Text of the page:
- Let your husband have his hobbies. As long as he keeps them in the garage.
From Corinne, you should take bit of a devil-may-care attitude with a healthy dose of no-nonsense. A perfectly polished party girl who didn’t take no guff from nobody. She was a proud mother, a loving sister and a grandmother I miss dearly.
Happiest possible returns, Grandma.
07/12/2011 § Leave a comment
Today marks the 70th anniversary of the Japanese attack on Pearl Harbor, in which 2,402 Americans were killed, and 1,282 were wounded. Japanese planes inflicted heavy damages to the US Pacific Fleet stationed in Hawaii, particularly to her battleships: all eight were damaged, four were sunk, and two were never to be raised again — the Arizona and the Oklahoma. In an instant, the isolationism that had dominated US politics and popular sentiment vanished and America was galvanized to war.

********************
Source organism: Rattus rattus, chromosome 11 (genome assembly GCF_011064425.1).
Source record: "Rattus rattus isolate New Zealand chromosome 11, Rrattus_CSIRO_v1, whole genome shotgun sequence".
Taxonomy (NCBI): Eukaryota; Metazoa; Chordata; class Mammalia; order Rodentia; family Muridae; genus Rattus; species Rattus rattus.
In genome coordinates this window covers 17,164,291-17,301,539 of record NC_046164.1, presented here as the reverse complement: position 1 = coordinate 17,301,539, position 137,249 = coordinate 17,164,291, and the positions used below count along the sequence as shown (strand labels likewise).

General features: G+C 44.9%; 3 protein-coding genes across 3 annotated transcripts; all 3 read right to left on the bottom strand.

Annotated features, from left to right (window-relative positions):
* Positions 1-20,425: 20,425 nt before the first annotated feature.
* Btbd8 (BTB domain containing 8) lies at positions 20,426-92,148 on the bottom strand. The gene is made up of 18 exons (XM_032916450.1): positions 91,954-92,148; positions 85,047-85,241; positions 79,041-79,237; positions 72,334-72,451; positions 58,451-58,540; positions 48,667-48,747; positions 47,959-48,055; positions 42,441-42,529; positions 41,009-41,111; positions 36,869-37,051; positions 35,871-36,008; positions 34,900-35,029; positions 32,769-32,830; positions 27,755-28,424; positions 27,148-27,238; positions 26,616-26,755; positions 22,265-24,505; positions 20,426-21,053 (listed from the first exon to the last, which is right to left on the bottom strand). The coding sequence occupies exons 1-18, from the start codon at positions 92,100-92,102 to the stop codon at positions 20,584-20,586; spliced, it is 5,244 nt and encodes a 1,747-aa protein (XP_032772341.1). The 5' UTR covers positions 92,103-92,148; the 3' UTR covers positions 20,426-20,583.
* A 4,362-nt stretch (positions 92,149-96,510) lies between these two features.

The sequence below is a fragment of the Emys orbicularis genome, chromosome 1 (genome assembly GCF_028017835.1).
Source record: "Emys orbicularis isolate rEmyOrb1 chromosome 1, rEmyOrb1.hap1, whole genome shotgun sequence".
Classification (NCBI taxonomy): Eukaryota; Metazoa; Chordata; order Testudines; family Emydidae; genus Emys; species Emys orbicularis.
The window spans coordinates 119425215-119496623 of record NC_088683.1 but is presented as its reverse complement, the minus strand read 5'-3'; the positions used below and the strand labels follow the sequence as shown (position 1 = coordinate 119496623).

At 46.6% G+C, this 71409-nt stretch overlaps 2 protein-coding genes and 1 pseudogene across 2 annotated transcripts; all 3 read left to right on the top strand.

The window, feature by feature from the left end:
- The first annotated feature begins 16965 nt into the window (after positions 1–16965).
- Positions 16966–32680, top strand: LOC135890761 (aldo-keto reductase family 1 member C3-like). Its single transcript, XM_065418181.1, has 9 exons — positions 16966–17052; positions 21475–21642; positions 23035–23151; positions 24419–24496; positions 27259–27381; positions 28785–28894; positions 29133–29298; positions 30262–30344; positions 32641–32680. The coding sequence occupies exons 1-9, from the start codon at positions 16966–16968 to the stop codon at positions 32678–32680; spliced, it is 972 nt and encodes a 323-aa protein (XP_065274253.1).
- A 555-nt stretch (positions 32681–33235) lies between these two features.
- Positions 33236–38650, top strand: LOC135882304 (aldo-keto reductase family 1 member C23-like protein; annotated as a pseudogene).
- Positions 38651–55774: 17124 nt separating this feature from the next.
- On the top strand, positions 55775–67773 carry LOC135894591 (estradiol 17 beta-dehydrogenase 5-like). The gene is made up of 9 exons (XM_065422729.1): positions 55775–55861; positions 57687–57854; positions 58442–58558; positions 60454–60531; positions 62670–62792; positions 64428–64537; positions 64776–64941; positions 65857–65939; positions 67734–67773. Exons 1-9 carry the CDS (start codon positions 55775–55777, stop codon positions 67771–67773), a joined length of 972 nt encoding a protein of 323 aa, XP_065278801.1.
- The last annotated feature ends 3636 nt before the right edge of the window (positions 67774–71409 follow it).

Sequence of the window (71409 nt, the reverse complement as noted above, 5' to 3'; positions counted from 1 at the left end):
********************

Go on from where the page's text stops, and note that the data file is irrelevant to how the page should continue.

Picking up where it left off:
The following day President Roosevelt requested (and immediately received) a Congressional declaration of war on Japan in what has become known as his Day of Infamy speech. That same day, the Archive of American Folk Song (now the Archive of Folk Culture, American Folklife Center), dispatched their fieldworkers to collect “man on the street” reactions to both the attack and the declaration of war. By February 1942, fieldworkers had recorded over twelve hours of opinions from more than two hundred individuals across the country. Touching on topics such as race relations and national pride, the interviews are a revealing look at the American state of mind in the wake of Pearl Harbor.